A time to steal: Ones that need slight modification
Ones that draw in new sources
Ones that power great storytelling.
IF THEY DO IT ALL … GREAT Queries worth using in your newsroom What makes a query worth stealing? First up: Six words... Legend has it that someone bet "Papa" Hemingway he couldn't write a short story in six words. He took that bet... In the Internet age, Smith (an online magazine) has made six words a storytelling mode Paul Tosto at Minnesota Public Radio used "six words" for an economy query Then he used "six words" for other subjects... Lee Hill of Colorado Public Radio used words in another way. He asked for people to talk about the "words that speak" to them.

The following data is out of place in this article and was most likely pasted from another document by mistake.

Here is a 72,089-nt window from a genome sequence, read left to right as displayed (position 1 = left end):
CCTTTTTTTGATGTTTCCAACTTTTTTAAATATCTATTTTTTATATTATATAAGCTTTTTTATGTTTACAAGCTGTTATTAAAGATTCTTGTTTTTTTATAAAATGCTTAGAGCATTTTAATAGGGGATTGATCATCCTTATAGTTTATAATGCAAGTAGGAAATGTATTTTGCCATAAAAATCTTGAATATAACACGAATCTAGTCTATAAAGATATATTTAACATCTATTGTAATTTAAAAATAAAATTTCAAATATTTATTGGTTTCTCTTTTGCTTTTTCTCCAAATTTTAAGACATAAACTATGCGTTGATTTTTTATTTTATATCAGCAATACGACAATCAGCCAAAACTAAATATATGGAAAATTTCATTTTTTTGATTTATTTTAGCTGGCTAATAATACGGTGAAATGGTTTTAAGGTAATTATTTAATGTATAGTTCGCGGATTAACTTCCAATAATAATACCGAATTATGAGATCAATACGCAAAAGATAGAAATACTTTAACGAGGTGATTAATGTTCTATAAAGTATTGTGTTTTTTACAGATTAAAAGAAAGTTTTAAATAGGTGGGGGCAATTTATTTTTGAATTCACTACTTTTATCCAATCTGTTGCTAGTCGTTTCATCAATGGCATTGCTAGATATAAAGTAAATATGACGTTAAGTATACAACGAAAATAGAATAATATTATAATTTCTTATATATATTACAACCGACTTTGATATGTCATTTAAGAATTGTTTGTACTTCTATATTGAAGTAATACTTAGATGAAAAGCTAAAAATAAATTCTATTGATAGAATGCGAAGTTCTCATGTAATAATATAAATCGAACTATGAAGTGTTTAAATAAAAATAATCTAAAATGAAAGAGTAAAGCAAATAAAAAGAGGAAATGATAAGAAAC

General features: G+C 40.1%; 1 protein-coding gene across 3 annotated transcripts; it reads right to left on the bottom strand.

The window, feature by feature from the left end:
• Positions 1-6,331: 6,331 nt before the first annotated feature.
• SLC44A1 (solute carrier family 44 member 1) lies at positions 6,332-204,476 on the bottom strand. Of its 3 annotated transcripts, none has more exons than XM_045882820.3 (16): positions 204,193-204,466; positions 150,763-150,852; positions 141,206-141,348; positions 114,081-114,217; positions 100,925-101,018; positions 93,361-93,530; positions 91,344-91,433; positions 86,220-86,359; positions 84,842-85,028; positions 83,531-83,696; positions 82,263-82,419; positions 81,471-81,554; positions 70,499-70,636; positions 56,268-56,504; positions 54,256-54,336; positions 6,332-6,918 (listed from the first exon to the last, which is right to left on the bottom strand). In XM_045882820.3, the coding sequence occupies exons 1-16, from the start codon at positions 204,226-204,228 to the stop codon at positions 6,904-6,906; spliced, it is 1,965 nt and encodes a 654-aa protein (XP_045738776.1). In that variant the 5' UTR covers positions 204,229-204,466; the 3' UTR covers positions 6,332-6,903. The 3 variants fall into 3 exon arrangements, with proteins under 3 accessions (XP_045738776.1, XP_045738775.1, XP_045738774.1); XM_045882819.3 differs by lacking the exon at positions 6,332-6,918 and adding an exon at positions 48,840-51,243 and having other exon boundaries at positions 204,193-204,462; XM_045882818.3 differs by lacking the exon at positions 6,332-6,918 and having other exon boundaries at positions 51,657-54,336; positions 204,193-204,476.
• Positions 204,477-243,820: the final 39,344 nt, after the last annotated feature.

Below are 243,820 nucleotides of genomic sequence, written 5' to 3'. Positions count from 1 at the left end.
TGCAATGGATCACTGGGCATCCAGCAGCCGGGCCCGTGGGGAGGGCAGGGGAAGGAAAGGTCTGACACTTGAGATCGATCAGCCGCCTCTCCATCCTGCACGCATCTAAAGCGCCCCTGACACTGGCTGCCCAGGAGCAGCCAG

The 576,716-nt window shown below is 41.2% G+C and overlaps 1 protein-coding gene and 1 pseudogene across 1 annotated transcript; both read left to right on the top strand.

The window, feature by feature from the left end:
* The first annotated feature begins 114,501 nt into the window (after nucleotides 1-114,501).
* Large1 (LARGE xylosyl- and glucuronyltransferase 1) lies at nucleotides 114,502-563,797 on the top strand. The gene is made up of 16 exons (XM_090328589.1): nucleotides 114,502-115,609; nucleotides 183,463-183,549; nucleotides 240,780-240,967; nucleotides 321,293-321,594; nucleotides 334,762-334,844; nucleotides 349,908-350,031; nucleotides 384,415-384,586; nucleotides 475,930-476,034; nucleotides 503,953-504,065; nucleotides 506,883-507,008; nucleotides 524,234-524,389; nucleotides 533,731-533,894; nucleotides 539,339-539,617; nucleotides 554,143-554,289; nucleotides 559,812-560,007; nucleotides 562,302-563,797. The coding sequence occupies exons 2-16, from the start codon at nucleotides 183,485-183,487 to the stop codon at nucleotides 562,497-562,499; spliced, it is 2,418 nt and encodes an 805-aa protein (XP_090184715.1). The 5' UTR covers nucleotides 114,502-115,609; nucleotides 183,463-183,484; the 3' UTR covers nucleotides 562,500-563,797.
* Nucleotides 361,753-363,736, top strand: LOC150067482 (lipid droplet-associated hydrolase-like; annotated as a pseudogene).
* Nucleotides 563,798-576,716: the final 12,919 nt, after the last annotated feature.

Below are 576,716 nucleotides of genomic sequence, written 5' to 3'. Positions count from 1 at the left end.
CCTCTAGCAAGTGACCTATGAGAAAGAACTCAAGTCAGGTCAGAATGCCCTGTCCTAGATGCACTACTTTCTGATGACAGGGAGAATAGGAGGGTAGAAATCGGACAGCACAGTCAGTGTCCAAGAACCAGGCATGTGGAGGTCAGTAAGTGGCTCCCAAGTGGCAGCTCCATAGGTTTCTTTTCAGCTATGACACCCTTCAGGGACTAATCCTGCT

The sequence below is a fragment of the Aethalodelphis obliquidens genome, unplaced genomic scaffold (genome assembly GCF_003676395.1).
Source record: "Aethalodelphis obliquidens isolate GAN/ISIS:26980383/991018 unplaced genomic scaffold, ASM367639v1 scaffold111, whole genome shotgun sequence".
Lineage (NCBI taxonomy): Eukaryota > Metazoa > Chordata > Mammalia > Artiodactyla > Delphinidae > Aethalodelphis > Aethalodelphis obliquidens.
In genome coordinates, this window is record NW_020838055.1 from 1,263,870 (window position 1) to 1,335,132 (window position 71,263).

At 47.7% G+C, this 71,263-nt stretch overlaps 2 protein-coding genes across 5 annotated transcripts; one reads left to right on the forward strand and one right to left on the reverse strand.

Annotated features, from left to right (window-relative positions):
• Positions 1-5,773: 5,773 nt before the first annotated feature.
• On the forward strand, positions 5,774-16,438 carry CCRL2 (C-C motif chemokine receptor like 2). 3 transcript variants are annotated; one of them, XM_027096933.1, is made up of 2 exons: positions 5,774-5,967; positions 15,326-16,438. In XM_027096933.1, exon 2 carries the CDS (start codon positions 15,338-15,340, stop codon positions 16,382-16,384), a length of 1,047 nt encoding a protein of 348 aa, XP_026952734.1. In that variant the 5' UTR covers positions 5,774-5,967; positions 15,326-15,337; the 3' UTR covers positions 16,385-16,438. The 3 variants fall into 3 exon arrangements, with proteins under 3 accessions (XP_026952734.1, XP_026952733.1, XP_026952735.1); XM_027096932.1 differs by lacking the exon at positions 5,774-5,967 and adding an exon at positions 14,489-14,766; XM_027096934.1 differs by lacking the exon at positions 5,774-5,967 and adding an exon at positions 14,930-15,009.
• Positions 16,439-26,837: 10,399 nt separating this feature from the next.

It got a load of responses. Aiming to attract new PIN sources Rebecca Blatt of WAMU used the local baseball team as a way to bring new people into the PIN (you could do the same). Make sure you have fun with it... Aiming to attract new PIN sources Deb Acosta of the Miami Herald asked people to wax poetic about their block. Another great way to pull new folks in. They did use cash prizes. You don't have to. It worked well to grab new sources... and get new story angles. Steal those election queries Here is a query used by Miami to get behind why people are supporting candidates. Won't take much to make it work for the general election. Steal those issue-based queries Oregon Public Broadcasting's Amanda Peacher made education cuts a focal point. Anyone could use this... Linda Lockhart of the Beacon sought real stories around health care reform. The question: Do you understand it? Solid stories about the impact of same sex partnership rules came from Carolyn Adolph's query at KUOW in Seattle Steal those election queries Jeff Jones at American Public Media took another approach to learn why people made election choices... He used a graphic that visually showed where people "fit" into the idea of the American Dream. He asked folks to find themselves on this graphic... then describe why they put themselves there. An approach that can unearth great stories. Aiming to attract new PIN sources Another way to bring in people - seek those with a special interest. KPCC's Sharon McNary sought insights from those who homeschool. She brought in dozens of new sources. Other newsrooms could do the same. PIN newsroom partners can navigate to Formbuilder's search page and select "PIN Partners" on the project tab. You'll see the surveys begging to be stolen If you want to steal... If you want to steal...See the full transcript